1. I guess the environmental cost/wasteful element could be justified -possibly- on the grounds that the owner can’t stand up in the shower. But look at the photograph of the original bathroom. The shower head is practically flush with the ceiling. Even a 7 foot tall man should be able to stand up in that shower, whether it’s inside the bath or not. That particular sentence in this piece really raised an eyebrow with me. It doesn’t seem like a credible claim, but there we go.

  3. Sorry…too many disparate elements going on in a small space though each element is appealing. I just don’t like the mix but I’m super conservative so maybe it’s just me.

  4. I’ve just had two bathrooms done and also had to argue for recesses – the designer said that bottles of shampoo would spoil the look but had no other suggestions for storage so I won. However I think the real reason designers hate them is because they can be tricky to install. In both of our bathrooms the renderer managed to accidentally knock through to the adjoining room and then had to repair and repaint the walls. At the time I started to question my wisdom but now it’s all done I’m pleased I’ve got them.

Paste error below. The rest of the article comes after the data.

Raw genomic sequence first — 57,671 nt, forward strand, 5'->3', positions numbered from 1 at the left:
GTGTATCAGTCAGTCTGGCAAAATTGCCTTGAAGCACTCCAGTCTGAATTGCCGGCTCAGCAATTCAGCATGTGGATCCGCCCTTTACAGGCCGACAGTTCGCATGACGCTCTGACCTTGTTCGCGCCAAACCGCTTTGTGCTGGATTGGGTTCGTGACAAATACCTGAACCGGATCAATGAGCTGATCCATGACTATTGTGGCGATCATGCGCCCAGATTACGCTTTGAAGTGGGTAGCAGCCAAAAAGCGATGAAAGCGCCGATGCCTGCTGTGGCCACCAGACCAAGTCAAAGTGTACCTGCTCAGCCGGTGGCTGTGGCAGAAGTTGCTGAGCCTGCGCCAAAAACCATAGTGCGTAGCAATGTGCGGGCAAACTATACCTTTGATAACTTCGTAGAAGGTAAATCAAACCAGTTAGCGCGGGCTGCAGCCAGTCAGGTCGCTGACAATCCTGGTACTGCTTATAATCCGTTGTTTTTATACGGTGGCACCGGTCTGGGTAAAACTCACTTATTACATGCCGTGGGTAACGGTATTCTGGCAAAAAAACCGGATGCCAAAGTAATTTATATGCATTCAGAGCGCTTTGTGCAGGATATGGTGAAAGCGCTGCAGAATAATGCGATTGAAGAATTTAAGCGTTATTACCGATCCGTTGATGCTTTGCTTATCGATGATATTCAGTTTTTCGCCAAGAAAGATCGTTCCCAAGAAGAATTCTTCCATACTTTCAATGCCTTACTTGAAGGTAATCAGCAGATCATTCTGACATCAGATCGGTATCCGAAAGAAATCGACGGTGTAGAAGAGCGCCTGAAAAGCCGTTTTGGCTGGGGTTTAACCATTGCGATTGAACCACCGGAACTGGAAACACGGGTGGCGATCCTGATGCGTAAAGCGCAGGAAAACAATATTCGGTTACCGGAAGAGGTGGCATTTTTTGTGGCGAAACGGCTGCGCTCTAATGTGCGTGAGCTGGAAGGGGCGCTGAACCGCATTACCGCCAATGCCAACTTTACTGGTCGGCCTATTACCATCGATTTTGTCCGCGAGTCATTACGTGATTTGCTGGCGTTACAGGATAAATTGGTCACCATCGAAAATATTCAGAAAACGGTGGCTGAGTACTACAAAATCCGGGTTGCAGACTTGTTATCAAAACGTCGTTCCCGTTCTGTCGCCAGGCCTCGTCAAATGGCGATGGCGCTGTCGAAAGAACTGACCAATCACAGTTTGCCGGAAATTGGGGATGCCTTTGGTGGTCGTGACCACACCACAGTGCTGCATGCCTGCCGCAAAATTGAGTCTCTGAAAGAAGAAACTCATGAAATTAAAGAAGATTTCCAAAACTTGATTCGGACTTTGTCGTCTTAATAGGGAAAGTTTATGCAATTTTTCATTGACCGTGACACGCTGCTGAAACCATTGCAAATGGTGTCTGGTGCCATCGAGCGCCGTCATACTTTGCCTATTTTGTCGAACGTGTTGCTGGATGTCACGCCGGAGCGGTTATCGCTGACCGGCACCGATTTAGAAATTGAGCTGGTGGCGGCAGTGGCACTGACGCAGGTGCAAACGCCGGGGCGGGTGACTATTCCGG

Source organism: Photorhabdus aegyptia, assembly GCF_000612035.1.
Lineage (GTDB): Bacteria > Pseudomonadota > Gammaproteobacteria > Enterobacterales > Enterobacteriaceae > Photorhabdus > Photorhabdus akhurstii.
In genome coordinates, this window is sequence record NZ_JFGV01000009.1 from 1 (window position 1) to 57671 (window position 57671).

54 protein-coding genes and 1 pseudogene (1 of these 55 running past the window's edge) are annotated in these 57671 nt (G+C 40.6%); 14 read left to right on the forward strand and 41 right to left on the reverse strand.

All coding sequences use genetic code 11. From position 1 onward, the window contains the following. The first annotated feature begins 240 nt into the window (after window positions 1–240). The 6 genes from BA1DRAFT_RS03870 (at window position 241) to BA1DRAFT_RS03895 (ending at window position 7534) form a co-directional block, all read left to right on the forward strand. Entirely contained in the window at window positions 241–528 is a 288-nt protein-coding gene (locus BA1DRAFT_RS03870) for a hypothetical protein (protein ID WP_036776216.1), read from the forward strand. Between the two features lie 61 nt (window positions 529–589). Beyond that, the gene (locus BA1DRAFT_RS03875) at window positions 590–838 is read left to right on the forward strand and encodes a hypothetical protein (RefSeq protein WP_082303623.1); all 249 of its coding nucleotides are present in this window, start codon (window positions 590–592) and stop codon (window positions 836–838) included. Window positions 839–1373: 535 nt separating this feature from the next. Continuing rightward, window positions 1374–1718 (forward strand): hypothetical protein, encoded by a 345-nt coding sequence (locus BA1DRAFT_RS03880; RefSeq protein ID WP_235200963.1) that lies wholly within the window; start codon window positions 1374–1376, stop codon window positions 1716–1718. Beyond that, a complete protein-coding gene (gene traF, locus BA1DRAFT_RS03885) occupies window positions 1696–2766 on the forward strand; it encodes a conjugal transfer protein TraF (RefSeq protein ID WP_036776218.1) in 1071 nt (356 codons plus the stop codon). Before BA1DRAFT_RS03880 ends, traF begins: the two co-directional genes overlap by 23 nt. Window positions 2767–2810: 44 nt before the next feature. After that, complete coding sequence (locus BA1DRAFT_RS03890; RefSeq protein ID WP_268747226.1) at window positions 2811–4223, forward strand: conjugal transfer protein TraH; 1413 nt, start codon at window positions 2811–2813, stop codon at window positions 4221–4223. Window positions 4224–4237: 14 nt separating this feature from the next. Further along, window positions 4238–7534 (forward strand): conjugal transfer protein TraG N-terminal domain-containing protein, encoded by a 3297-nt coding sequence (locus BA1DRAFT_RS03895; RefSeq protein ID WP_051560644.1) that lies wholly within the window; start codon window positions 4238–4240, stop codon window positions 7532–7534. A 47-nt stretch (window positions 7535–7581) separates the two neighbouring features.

1. I think it’s an installation thing rather than a fashion. I know lots of builders hate doing them and they can suffer from leaks too. Having said that, I had one once and it was great… till it leaked!

      1. Oh dear – that’s NOT what I wanted to hear Kate! Mind you, I’ve had one in my en-suite shower for 10 years and it hasn’t caused any problems so I’ll keep my fingers crossed!

  5. How is a shower recess old fashioned? What? It’s functional and makes the shower stuff look far neater than anything else that I’ve seen.
    The pink tile is lovely, as is the sink. The cool gray of the marble, toilet and cabinet feel off and like they clash a bit with the floor. I think a white toilet and cabinet in the tone of the white from the marble wall would have worked better.